When I was sixteen years old, my older brother introduced me to an album that quickly became a favorite. Ill Communication was a chart-topping hit for the Beastie Boys, enjoyed by massive and diverse fans from all around the world (including rural central-Wisconsin high-school students!). With their “punk-rock rap, alternative hip-hop” style (…which received much disapproval from my mother), Michael "Mike D" Diamond, Adam "MCA" Yauch, and Adam "Ad-Rock" Horovitz continue to sell records and pack concert venues more than twenty years after their debut.
Ill Communication was originally released in May of 1994, and last month it was re-mastered and made available online through the official band website. A renewed interest in “the Beasties” has developed, and as a result, I have been thinking about Ill Communication not simply as high-energy music, but “ill communication” as a daily reality of global mission service. Specifically, as citizens of the “global north” such as Kristen and I attempt to serve alongside our companions from the “global south”, there is a vast variety of miscommunication, misunderstanding, and misinterpretation – all of which could be designated the “ill communication”.
While ill communication can sometimes lead to complications (…to be mentioned a bit later), one can recognize the various humorous moments as well. Two examples – one my own, and one recently shared with me – come to mind.
One of my first experiences of ill communication in global mission service came during my initial days as a minister serving in Guyana. Much to my joy and amazement, within a few days of arrival my early morning jogging sessions included repeated shouts of “Pastor! Pastor! Pastor!” To hear members of the surrounding neighborhood recognize me and offer morning greetings was great motivation, that is, until about a week later when a friend finally explained: “Pastor Brian, they are not saying “Pastor”, they are telling you to run “Faster! Faster! Faster!” A humbling experience, to say the least!
Another story worth sharing was told to me a few weeks ago by a local South African Lutheran Bishop (…yes, he did give permission to share the story). He told me of a visit to the United States a few years ago, and how when sitting around the dinner table of a very kind and hospitable mid-western Lutheran family, he needed something to wipe his face. As he looked around for a piece of tissue paper or wash cloth, someone asked if he needed a “napkin”, which to him was quite a shock, as his understanding of “napkin” in his native language is associated with a dirty diaper! While the Bishop repeatedly refused the invitation to use a “napkin”, the host insisted. When the guests and Bishop finally realized what had taken place, they received a good laugh (and a fun story).
Naturally, many (if not most) forms of “ill communication” are not much fun or delightful (or worth repeating!). I know firsthand what it feels like when “signals do not match”, “wires are crossed”, and even when there are good intentions, the result can be a great deal of frustration and confusion on both sides of the interaction. And while ill communication is a consistent reality for Kristen, myself, and those from our host church here in South Africa whom we serve alongside, the fact of the matter is that, as our world becomes increasingly “smaller” through globalization and information technology, we as a human race are now attempting to communicate across various “boundaries” (geographical, cultural, social, political, generational, theological, etc.) more than ever before. As a result of these current global trends, one could make the argument that there is more “ill communication” now than ever before.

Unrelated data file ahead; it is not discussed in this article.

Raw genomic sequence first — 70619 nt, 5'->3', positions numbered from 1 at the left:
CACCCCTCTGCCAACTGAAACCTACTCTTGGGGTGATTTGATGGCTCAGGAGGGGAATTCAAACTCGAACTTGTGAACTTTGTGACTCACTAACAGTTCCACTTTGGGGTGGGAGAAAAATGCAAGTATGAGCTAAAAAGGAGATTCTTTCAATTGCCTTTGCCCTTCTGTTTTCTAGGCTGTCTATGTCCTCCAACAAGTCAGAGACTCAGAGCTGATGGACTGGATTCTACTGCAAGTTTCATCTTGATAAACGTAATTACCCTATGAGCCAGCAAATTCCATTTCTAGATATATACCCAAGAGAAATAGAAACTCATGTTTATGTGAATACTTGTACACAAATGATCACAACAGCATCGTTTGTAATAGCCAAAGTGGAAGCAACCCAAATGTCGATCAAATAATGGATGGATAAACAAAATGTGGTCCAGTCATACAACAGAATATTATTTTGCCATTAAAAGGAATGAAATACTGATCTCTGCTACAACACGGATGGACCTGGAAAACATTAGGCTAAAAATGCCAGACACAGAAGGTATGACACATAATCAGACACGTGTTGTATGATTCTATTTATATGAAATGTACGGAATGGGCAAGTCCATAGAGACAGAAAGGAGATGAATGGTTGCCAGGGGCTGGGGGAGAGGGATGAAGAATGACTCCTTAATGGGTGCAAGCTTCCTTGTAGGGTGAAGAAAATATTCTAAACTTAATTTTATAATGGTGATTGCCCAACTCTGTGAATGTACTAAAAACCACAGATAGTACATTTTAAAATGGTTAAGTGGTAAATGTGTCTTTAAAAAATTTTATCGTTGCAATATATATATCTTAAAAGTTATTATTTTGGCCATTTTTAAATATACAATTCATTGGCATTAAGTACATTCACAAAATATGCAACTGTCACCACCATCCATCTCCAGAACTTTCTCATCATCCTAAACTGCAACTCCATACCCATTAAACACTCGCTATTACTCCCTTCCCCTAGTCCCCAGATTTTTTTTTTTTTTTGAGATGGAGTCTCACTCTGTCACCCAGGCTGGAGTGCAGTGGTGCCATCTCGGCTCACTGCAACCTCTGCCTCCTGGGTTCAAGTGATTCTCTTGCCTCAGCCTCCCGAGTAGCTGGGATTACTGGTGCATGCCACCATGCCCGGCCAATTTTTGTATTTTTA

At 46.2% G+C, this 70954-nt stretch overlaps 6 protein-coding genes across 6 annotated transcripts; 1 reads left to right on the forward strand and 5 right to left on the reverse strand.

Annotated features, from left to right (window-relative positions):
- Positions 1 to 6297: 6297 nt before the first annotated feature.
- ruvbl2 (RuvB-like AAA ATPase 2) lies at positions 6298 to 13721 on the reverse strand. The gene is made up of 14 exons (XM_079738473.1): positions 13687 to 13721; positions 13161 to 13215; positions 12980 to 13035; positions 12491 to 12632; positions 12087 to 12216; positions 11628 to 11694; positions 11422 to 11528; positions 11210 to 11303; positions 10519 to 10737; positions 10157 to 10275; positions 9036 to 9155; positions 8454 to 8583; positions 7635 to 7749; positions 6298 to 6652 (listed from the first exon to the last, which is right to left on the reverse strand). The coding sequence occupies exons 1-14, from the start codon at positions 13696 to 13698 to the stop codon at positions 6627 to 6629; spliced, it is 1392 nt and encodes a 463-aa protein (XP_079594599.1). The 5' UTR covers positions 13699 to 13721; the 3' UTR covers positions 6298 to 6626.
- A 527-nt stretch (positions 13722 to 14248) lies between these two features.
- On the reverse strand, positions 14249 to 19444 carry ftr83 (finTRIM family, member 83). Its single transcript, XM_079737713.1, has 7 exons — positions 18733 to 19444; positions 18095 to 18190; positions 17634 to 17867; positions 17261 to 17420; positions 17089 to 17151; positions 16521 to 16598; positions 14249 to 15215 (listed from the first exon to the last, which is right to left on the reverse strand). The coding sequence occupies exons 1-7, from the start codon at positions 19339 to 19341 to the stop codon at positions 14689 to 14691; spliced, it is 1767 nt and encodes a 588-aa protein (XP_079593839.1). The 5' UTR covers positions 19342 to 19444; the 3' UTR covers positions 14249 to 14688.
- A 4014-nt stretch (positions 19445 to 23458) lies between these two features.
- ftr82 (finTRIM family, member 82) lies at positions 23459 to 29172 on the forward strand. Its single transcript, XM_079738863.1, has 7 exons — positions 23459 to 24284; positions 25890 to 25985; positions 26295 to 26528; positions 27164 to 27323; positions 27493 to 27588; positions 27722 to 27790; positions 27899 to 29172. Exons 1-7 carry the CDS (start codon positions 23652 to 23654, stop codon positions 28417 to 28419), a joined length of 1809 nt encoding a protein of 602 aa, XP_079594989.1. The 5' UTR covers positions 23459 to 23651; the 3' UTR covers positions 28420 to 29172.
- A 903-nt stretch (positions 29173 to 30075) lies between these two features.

As Kristen and I coordinate the Young Adults in Global Mission volunteer program here in South Africa, we are given a firsthand view – not only of our own attempts to properly accompany our local companions – but also how challenging it can be for incoming young adult North American volunteers to be faced with language barriers, cultural differences, as well as alternative opinions on politics, faith, global economics, poverty, gender roles, etc (…in addition, we have been totally amazed at how gracious and forgiving our South African hosts can be in the midst of these interactions). While the initial “culture shock” can be quite daunting for some North American visitors, especially those who have never experienced immersion in a foreign environment, even in the midst of a multiplicity of differences, volunteers and local hosts come together as people of God, and awesome interactions and relationship building takes place. While ill communication takes place throughout the term of service, one can notice an increasing level of comfort, as both guests and hosts realize that God is present “in”, “between”, and “around” them. In the end, local companions and their North American visitors realize the goal of the overall program is not to ignore differences and/or try to make people more similar, but to embrace diversity, acknowledge those things which seem to be similar, learn throughout the process, and grow alongside one another like “God’s symphony of people” called to offer unique gifts which come together for a beautiful “sound” of peace, justice, and faithfulness in the world.